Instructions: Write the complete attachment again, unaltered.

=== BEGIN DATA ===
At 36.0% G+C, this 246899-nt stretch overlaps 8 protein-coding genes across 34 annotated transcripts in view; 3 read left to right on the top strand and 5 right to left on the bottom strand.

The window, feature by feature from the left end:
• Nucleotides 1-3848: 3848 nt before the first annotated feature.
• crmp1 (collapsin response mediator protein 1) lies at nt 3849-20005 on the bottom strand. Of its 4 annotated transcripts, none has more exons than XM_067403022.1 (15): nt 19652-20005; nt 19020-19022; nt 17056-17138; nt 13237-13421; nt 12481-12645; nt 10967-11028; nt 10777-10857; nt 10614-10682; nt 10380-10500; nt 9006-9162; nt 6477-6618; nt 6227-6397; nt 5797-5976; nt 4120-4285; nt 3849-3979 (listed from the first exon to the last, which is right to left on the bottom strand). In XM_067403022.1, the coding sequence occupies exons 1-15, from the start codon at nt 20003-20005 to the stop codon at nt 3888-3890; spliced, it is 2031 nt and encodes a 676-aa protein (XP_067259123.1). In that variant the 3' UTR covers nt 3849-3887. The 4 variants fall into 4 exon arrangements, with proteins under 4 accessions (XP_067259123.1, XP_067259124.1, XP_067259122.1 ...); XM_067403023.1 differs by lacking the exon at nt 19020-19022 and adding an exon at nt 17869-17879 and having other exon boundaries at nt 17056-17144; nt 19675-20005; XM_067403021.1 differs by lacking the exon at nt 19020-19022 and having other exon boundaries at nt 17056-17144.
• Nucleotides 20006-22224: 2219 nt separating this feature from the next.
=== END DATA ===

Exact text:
At 36.0% G+C, this 246899-nt stretch overlaps 8 protein-coding genes across 34 annotated transcripts in view; 3 read left to right on the top strand and 5 right to left on the bottom strand.

The window, feature by feature from the left end:
• Nucleotides 1-3848: 3848 nt before the first annotated feature.
• crmp1 (collapsin response mediator protein 1) lies at nt 3849-20005 on the bottom strand. Of its 4 annotated transcripts, none has more exons than XM_067403022.1 (15): nt 19652-20005; nt 19020-19022; nt 17056-17138; nt 13237-13421; nt 12481-12645; nt 10967-11028; nt 10777-10857; nt 10614-10682; nt 10380-10500; nt 9006-9162; nt 6477-6618; nt 6227-6397; nt 5797-5976; nt 4120-4285; nt 3849-3979 (listed from the first exon to the last, which is right to left on the bottom strand). In XM_067403022.1, the coding sequence occupies exons 1-15, from the start codon at nt 20003-20005 to the stop codon at nt 3888-3890; spliced, it is 2031 nt and encodes a 676-aa protein (XP_067259123.1). In that variant the 3' UTR covers nt 3849-3887. The 4 variants fall into 4 exon arrangements, with proteins under 4 accessions (XP_067259123.1, XP_067259124.1, XP_067259122.1 ...); XM_067403023.1 differs by lacking the exon at nt 19020-19022 and adding an exon at nt 17869-17879 and having other exon boundaries at nt 17056-17144; nt 19675-20005; XM_067403021.1 differs by lacking the exon at nt 19020-19022 and having other exon boundaries at nt 17056-17144.
• Nucleotides 20006-22224: 2219 nt separating this feature from the next.